As the breed developed, they branched off into specific geographic regions—Welsh Sheepdogs, Northern Sheepdogs, Highland Collies, and Scotch Collies.

 In 1860, the second dog show in England was held and Scottish Sheepdogs were shown.

 Border Collies are still highly prized for their agility and ability to herd, whether in a commercial or domestic setting. The Border Collie’s remarkable intelligence and need for speed has made them the top winners of agility competitions worldwide.

Black and white portrait of Border Collie with paws in front


From head to tail

Physical characteristics of Border Collies

1. Ears

Sensitive, mobile ears reflect the herding instinct, set well apart.

2. Head

Head held alert, riveted, exhibiting high intelligence. 

3. Body

Deep and broad chest with gently sloping back, strong muscular neck.

4. Tail

Tail curves upward at tip, bushy and full, hangs down in relaxed manner.

5. Coat

Dense, weather-resistant double coat of two varieties: rough, medium-length, feathered on haunches, chest, and underside, or smooth, short, coarse overall.

Four Border Collies sat in a row in a grassy field


Things to look out for

From specific breed traits to a general health overview, here are some interesting facts about your Border Collie
Woman holding Border Collie in arms on a mountain at sunset


Caring for your Border Collie

Grooming, training and exercise tips

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Extreme athleticism is the hallmark of the breed. With its innate high drive, the more exercise the Border Collie gets, the better. Agility, obedience, tracking, and rally competitions suit this breed well, or really any constant movement! Daily vigorous activity is best.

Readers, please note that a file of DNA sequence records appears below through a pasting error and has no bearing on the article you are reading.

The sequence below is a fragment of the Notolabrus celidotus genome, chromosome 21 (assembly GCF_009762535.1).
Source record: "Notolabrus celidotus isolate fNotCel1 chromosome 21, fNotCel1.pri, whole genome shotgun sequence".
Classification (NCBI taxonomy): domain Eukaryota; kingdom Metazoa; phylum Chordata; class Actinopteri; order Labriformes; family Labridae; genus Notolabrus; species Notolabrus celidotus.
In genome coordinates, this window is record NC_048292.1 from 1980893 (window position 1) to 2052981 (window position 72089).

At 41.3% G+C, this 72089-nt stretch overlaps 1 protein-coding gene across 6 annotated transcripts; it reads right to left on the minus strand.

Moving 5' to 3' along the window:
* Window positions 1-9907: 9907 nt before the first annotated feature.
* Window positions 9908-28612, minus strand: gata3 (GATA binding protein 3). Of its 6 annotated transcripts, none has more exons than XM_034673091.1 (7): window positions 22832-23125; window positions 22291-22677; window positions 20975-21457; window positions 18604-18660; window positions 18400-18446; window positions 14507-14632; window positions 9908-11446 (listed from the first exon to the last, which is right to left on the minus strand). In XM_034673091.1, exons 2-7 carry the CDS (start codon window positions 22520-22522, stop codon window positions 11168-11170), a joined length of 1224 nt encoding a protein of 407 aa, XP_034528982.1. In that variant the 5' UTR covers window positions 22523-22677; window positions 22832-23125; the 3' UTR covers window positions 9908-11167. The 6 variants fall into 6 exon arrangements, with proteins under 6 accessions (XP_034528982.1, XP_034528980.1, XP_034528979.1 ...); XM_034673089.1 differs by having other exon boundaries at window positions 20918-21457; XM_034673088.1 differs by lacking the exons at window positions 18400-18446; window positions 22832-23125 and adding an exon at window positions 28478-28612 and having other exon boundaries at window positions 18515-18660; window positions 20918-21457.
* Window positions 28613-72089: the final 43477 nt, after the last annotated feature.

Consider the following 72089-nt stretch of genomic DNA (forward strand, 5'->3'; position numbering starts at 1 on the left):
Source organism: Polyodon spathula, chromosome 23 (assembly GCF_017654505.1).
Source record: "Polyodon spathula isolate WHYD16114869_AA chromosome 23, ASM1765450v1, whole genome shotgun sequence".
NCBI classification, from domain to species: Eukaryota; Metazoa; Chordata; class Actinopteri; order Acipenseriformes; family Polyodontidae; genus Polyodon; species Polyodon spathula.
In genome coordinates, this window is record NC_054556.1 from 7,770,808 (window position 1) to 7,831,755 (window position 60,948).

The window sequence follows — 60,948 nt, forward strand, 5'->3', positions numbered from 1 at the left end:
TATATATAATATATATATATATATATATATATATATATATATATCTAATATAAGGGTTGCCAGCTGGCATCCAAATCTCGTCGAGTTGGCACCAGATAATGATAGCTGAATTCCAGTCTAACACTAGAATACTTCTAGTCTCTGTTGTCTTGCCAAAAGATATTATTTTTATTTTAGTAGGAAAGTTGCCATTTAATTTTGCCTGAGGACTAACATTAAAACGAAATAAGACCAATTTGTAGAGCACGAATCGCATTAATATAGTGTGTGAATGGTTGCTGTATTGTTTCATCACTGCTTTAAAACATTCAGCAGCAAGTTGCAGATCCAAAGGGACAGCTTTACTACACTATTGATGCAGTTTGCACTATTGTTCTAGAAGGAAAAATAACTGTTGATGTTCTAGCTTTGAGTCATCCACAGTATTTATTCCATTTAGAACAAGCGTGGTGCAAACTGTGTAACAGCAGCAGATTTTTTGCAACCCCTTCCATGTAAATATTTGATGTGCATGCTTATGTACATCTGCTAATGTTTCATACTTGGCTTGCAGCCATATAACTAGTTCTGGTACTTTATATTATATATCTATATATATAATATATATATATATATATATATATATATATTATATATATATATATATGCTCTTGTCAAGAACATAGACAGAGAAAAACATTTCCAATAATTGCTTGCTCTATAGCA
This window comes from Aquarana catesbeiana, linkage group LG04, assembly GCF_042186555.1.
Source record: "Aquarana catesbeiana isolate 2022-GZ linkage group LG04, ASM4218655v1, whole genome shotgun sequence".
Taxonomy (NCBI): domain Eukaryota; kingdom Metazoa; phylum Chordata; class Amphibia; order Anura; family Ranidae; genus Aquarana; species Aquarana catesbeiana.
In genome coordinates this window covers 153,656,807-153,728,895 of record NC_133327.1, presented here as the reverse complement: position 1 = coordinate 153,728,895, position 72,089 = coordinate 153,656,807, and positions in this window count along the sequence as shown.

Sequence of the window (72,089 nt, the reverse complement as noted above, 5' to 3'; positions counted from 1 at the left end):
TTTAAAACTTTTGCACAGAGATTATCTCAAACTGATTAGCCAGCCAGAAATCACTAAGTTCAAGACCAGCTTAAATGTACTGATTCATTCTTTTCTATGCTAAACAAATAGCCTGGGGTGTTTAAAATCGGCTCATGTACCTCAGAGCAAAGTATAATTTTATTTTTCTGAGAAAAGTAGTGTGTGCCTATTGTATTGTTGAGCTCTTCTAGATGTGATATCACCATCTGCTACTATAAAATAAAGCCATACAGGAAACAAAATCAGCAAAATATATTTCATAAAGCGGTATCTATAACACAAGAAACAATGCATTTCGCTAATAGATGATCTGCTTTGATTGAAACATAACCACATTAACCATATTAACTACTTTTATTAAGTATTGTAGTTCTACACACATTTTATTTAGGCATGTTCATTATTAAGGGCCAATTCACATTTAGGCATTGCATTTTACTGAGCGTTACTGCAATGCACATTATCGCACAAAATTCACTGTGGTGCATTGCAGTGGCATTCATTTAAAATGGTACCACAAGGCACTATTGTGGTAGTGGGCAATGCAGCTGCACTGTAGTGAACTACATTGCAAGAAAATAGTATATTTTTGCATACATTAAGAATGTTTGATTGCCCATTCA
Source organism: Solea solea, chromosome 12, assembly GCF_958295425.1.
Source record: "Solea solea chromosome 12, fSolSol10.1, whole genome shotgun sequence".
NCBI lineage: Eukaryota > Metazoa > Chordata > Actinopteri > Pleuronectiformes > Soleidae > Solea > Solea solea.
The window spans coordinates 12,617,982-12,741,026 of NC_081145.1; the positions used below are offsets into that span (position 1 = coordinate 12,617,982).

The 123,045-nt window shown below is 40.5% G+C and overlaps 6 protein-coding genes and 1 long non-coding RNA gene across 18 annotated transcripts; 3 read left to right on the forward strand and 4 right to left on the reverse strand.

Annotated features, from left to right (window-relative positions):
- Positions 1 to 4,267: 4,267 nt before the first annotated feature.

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Grooming your Border Collie will inevitably require some work. As an active breed, they don’t always stay as clean as we might prefer. With fur that can vary from a rough coat to a smooth one, using a pin comb one to two times a week will take out tangles and keep them looking sharp and ready for anything.

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Fewer dogs are easier to train than the Border Collie. Very intelligent and with a high desire to please, obedience training can be practiced throughout your dog’s life. Make sure to socialise them from the start since the breed can be wary of newcomers. In need of a job always, agility training and competitions are the perfect outlet. A busy Border Collie is a content Border Collie.


All about Border Collies

Not much! The Border Collies’ biggest drawback is their need for constant activity. The breed’s origins lie in herding and they have at times been called a “fanatical workaholic” so it’s hard to teach an old dog new tricks. A Border Collie’s smarts make them a challenge at times too, and very much not suited for city living. If not a farm owner, keep yours occupied with multiple daily walks, or a well-fenced yard where they can run free. Agility courses and advanced obedience training match the Border Collie activity level well.

Having a Border Collie as a pet can be a great decision. Lively dogs with a great disposition, they are very child-friendly and super playful, a breed that adapts well to human companionship; its instinct to herd may even translate to humans at times! As with all dogs, early socialisation and training is essential. 


1 - Veterinary Centers of America https://vcahospitals.com/ 

2 - Royal Canin Dog Encyclopaedia. Ed 2010 and 2020

3 - Banfield Pet Hospital https://www.banfield.com/

4 - Royal Canin BHN Product Book

5 - American Kennel Club https://www.akc.org/